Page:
Shattering The Silence Around Suicide Is Part Of Your Job


Robin Williams died this week and it reminded me yet again of how easy it is to make a life and death difference in someone’s life and yet how difficult it can be for us to consciously choose to actually do so.

Check out this TedTalk video shared this week by Lauren Ostrowski.

As licensed mental health professionals, we are required to shatter the silence around suicide by starting conversations that matter – not just with our clients but also with our neighbors, our friends, and our family members.

That’s part of the advocacy that we are mandated to engage in.

What I know is that most people who are thinking about suicide never speak to a health care professional . . . not ever . . . even if they already have an ongoing professional relationship with a mental health professional.

Instead, most people thinking about suicide choose to talk to a friend . . . or a family member . . . or even a colleague.

Mental health professionals are not their first choice.

That means that you mother or your child or your partner or your sibling is much more likely to hear someone talking about suicide today than you are in your own office.

As you are thinking about the silence that surrounds suicide today, ask yourself these questions . . . .

  • What are you doing to prepare those around you for that conversation?
  • When did you last initiate a conversation about suicide with someone outside of your work setting?
  • Why is that?Β  (That reason matters.)
  • And, what is it you are willing to do today to be better prepared to have another (conversation) that matters?

If the words “Are you thinking about killing yourself?” stick in your throat . . . .

If you’ve never asked someone about suicide . . . .

Please consider getting trained in Applied Suicide Intervention Skills Training through LifeWorks now.

It’s time . . . to shatter the silence.Β 

It’s your job.


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  1. Lauren Ostrowski, MA, LPC, NCC, DCC says:

    I thought this was a very powerful video from a very brave young man. When he spoke about living two different lives, I was reminded of how I will occasionally ask a client if I reacted in a way that was different than they expected (which is usually evident in their facial expressions) and then transition into asking whether they believe there is someone else in their support system who may also react differently than they predict. Also, I find it important to explicitly remind clients that I view them as a whole person rather than a combination of symptoms. Particularly when clients have been in treatment before, I have noticed that some of them truly define themselves as what they consider to be their diagnosis. While I appreciate them sharing that information with me, their treatment for certain emotional changes, for example, is only one part of them. Sometimes a writing exercise asking them who they are can unlock a lot of other thoughts and feelings.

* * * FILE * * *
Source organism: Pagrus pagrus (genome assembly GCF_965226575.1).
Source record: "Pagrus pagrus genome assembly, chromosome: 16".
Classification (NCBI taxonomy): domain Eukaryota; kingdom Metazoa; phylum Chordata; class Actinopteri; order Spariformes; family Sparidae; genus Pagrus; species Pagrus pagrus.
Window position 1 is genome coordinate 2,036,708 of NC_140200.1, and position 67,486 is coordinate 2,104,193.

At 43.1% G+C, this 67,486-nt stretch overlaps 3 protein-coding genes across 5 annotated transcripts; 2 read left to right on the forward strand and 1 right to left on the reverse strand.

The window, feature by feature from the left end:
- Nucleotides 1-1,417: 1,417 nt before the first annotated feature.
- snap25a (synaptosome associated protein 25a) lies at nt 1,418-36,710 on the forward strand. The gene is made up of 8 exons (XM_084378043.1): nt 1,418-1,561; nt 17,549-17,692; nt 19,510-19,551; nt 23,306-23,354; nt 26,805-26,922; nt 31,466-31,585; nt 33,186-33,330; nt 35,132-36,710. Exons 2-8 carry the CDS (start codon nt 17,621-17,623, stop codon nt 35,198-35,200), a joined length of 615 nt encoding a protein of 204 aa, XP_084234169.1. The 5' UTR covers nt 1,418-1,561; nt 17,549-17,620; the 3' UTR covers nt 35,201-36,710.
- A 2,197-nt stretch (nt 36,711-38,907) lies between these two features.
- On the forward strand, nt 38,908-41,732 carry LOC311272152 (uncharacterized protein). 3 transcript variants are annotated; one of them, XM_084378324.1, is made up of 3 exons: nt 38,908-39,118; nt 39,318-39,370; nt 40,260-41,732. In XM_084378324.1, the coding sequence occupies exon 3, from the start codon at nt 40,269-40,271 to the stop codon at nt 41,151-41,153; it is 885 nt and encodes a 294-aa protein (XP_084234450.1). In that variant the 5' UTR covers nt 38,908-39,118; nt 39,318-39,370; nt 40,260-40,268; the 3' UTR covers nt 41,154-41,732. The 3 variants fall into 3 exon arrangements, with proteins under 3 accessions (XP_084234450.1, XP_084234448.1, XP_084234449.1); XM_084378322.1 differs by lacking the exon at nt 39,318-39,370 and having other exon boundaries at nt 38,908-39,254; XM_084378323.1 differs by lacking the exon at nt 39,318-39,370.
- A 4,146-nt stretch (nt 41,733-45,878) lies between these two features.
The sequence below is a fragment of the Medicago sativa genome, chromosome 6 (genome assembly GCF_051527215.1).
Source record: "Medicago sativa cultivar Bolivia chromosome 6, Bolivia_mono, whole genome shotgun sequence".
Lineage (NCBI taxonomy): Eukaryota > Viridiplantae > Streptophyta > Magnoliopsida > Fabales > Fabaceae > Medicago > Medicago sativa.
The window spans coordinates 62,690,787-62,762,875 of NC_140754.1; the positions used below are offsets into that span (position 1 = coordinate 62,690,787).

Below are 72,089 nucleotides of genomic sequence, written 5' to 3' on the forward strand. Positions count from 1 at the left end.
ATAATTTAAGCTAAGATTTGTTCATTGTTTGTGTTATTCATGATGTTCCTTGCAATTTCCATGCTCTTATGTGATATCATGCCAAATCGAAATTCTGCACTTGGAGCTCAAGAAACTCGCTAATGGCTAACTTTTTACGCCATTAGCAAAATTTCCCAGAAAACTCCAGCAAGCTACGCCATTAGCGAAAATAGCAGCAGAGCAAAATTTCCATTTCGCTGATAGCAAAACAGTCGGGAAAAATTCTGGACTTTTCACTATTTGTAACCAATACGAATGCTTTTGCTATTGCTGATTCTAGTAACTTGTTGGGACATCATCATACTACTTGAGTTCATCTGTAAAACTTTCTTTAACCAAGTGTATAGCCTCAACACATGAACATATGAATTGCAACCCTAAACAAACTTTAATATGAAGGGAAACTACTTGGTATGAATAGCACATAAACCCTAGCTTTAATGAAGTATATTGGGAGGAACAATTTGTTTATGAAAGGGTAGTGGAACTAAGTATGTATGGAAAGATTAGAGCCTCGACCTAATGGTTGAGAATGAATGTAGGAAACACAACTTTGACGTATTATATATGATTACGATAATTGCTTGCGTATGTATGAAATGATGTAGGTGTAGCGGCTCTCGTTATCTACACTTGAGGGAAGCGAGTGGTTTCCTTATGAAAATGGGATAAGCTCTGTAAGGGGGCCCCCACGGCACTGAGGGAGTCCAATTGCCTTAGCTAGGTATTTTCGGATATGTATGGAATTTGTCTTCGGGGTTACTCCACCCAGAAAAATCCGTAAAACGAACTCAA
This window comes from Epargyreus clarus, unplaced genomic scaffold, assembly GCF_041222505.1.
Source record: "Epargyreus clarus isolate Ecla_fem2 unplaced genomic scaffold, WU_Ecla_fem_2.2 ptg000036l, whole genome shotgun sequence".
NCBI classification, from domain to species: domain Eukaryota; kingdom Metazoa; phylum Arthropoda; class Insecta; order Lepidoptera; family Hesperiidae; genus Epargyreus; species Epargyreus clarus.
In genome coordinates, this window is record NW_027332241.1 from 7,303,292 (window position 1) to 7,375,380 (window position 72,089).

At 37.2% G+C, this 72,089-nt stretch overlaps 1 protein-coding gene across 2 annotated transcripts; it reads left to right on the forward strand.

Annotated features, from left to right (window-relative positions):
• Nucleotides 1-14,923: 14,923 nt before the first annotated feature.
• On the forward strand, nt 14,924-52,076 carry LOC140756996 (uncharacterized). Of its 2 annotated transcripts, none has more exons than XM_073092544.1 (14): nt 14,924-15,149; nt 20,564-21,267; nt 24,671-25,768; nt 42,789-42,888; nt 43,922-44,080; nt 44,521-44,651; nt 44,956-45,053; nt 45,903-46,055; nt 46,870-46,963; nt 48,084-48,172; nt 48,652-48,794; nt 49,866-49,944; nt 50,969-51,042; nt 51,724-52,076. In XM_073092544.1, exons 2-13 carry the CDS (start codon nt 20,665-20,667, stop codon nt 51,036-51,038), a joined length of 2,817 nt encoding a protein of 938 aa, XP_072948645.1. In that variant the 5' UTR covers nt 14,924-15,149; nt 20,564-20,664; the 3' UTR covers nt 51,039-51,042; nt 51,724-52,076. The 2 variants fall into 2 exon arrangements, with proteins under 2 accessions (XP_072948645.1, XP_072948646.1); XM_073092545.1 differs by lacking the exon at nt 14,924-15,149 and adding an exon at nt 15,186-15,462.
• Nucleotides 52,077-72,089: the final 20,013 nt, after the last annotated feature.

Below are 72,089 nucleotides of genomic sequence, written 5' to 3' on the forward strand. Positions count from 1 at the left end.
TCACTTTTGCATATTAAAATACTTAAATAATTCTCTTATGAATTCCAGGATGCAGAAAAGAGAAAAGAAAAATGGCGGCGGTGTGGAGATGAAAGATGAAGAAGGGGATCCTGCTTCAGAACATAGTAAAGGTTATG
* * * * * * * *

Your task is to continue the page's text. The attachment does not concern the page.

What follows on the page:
In the video, Kevin says “Real depression is being sad when everything is your life is going right.” This really highlights the idea that sometimes depression (or any other feeling) can be incredibly difficult to explain. One of the parts of my work that I cherish the most is the opportunity to try to view the world through my client’s eyes. Spending time talking about what is “going right” can highlight strengths to help with areas that are not as strong.

    It is a privilege to be a member of the counseling profession and to witness moments of insight that can be so profound.

  2. The most “beneficial” outcome I can reframe myself into regarding the lost of Robin Williams is that it wakes people up to the fact that what people are showing you superficially on the outside may have very little to do with their inner experience. As a psychotherapist for 20+ years, I’m very aware of this. I’m also very aware that there are times when someone is determined to end their life, and there is very little you can do to prevent it. Tragic.

    • It’s true, Mary, that people can show up differently on the inside and outside but I don’t think that the two are unrelated. In fact, I think that they are directly related to one another. It’s just that we aren’t always so good at understanding and recognizing those connections.

      I do, however, agree with you that we can only do what we can do and that ultimately the choice to choose life is up to our clients, colleagues, and friends.

  3. Good post! I appreciate the resource you mention at the end and your encouragement to mental health clinicians to reflect on our own behaviors and thoughts regarding suicide prevention with clients and the community at large.

  4. As a millennial who has experienced both depression and anxiety, I can agree with what is mentioned here about mental health professionals NOT being the resource of choice.